Natural Resources Defense Council (non-producing entity)
The Nature Conservancy (non-producing entity)
NRG Energy (NRG) Outperformed DJIA and S&P
Pepsico (PEP) Outperformed DJIA and S&P
Pew Center on Global Climate Change (non-producing entity)
PG&E (PCG) Outperformed DJIA and S&P
PNM Resources (PNM) $6.28, down from a high of more than $30
Rio Tinto (RTP listing for NYSE)
Shell (multiple listings)
Siemens (SI) $48.78, down from a high of more than $150
World Resources Institute (non-producing entity)
Xerox (XRX) $4.44, down from a high of close to $20
Of USCAP’s 32 members (including former member AIG and bankrupt member Lehman Brothers):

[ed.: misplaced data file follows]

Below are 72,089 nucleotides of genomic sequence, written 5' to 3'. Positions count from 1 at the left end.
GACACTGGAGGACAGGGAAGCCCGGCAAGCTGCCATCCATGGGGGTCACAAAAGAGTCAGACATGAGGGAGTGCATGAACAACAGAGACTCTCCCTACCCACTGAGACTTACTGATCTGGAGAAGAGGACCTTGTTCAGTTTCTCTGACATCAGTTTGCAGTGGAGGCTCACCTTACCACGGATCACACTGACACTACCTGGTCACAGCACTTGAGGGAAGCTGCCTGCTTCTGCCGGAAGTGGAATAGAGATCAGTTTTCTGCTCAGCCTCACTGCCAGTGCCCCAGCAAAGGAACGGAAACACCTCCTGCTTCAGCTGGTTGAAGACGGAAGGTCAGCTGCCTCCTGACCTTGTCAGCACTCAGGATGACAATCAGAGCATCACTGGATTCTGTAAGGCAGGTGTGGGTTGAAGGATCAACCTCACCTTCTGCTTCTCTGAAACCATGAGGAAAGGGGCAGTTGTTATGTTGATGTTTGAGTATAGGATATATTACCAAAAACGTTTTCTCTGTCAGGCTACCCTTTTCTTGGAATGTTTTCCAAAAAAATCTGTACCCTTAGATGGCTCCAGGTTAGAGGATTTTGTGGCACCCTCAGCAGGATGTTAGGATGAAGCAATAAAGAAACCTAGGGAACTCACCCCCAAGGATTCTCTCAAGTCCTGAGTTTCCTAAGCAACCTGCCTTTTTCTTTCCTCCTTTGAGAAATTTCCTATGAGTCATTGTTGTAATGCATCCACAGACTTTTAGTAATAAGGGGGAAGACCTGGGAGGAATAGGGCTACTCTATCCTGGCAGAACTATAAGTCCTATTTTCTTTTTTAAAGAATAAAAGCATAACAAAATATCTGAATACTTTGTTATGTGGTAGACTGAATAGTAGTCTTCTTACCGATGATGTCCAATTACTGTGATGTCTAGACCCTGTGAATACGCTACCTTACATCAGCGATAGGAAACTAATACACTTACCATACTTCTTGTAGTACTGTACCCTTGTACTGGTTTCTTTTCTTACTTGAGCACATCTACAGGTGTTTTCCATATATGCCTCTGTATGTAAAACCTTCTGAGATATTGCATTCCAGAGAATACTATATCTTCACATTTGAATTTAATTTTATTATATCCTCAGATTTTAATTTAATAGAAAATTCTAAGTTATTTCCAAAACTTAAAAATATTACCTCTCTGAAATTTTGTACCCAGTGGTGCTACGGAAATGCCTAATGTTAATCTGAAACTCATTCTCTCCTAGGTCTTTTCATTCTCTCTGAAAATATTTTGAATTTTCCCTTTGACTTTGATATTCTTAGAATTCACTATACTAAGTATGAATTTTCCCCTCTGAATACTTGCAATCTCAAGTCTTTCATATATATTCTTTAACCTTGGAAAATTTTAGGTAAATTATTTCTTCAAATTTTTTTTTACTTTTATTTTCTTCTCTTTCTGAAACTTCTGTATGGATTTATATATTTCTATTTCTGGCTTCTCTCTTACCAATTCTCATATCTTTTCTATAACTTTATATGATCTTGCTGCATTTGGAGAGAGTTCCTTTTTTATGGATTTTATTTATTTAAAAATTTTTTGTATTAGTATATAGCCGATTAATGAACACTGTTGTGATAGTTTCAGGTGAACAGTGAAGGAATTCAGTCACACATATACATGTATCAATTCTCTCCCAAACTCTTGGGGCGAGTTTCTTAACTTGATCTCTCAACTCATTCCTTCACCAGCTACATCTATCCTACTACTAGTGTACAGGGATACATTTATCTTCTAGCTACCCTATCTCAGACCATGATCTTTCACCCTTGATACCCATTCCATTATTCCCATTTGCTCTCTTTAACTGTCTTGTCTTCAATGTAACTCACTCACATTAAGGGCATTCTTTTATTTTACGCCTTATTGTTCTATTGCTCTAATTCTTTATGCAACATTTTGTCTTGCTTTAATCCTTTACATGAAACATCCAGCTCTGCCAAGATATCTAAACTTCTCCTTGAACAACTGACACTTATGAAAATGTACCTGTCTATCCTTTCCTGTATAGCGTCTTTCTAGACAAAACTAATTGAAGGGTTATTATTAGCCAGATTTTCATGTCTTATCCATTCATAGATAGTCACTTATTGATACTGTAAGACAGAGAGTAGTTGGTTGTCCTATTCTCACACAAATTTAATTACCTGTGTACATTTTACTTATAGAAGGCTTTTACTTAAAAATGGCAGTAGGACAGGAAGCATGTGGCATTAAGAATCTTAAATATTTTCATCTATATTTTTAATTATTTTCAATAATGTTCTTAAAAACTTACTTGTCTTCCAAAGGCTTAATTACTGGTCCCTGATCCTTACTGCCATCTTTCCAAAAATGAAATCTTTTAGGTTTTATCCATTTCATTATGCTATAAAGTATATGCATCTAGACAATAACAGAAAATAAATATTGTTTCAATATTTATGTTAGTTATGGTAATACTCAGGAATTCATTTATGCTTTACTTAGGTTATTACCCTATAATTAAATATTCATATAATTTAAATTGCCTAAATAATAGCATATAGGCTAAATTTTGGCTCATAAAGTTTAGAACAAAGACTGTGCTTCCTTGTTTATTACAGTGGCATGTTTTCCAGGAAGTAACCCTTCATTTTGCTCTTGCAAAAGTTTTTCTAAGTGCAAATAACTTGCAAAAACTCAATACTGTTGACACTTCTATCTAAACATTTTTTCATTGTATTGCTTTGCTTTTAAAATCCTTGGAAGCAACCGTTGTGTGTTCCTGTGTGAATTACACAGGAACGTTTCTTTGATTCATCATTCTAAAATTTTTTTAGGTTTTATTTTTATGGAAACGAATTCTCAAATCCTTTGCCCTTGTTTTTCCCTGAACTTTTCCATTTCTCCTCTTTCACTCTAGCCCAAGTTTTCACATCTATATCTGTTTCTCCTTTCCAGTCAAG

Eleven underperformed the DJIA and S&P 500 (not counting privately held Chrysler, whose performance cannot be assessed)
Three (AIG, GM, and Chrysler) need government support to survive
Five are non-producing entities that have to pay their employees, managers, and directors without producing anything of tangible value to society
Many of USCAP’s members are, however, well-managed businesses that do not need to be seen in the company of losers, and especially losers that the U.S. taxpayer must carry. Kimberly Strassel’s “If the Cap Fits” does not speak very highly of USCAP or many of its members.
There was a time when the financial press understood that companies exist to make money. And it happens that the cap-and-trade climate program these 10 jolly green giants are now calling for is a regulatory device designed to financially reward companies that reduce CO2 emissions, and punish those that don’t.